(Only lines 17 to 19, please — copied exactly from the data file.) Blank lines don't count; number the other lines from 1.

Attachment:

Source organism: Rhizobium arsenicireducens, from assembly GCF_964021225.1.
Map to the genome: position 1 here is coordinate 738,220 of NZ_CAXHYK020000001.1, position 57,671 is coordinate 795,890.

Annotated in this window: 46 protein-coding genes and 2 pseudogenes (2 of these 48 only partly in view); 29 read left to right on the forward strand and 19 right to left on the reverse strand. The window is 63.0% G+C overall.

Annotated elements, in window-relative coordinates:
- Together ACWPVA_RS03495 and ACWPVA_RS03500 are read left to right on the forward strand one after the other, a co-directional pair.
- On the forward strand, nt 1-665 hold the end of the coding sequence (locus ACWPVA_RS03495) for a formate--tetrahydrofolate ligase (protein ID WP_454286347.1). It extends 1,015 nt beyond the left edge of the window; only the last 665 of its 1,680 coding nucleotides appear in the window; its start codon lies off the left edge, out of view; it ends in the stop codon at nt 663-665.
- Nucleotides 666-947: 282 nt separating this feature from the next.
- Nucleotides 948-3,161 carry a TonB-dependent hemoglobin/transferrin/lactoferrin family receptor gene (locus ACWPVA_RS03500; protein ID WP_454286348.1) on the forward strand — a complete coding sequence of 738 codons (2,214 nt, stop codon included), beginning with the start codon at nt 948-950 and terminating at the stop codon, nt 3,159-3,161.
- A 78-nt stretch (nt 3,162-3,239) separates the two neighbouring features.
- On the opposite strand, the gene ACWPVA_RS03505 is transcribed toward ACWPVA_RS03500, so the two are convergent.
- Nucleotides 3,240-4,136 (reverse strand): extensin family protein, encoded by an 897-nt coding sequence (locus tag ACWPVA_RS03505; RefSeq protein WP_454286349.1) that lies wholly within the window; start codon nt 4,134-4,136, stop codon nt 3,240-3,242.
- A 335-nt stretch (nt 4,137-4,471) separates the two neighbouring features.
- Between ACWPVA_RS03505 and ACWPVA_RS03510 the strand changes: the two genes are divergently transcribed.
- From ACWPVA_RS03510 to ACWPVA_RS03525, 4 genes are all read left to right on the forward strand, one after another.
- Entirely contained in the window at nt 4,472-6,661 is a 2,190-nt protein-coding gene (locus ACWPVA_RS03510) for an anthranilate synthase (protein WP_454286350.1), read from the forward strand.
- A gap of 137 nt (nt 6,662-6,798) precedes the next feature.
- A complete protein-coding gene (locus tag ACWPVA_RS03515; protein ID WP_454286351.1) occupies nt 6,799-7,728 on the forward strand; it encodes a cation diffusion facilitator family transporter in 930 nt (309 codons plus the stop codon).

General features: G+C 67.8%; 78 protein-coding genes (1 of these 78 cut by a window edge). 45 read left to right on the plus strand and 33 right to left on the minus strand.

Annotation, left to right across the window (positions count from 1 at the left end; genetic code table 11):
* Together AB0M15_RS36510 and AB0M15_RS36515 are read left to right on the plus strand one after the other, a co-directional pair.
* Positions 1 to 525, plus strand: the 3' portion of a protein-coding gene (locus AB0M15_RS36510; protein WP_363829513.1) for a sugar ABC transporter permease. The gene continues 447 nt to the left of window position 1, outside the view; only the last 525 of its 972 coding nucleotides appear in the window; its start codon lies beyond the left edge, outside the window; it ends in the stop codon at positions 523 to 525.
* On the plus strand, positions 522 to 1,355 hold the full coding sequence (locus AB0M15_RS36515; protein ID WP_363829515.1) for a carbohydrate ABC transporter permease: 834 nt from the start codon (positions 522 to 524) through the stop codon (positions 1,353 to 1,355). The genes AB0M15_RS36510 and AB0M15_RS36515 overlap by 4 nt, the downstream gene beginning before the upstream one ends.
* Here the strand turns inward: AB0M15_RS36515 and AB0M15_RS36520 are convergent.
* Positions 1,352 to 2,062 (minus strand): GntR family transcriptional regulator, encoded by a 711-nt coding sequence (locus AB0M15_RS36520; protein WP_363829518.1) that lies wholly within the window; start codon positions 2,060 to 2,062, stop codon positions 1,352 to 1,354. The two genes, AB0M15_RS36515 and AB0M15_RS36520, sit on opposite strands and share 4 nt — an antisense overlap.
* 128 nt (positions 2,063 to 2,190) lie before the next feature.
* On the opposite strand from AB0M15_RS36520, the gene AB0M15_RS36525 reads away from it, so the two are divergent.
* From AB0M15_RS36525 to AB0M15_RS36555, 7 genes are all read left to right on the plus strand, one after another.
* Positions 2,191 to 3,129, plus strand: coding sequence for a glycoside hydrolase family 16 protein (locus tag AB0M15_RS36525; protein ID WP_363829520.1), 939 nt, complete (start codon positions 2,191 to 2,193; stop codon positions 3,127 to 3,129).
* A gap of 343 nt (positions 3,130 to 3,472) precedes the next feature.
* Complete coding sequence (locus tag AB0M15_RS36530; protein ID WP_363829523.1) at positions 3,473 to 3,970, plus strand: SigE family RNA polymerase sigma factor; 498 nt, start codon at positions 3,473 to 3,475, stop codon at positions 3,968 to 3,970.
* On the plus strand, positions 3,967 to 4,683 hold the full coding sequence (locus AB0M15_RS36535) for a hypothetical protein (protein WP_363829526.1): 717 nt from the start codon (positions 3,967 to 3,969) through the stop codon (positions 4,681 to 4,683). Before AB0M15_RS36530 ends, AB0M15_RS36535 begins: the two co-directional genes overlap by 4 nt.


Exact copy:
- A complete protein-coding gene (locus tag ACWPVA_RS03515; protein ID WP_454286351.1) occupies nt 6,799-7,728 on the forward strand; it encodes a cation diffusion facilitator family transporter in 930 nt (309 codons plus the stop codon).

General features: G+C 67.8%; 78 protein-coding genes (1 of these 78 cut by a window edge). 45 read left to right on the plus strand and 33 right to left on the minus strand.

Annotation, left to right across the window (positions count from 1 at the left end; genetic code table 11):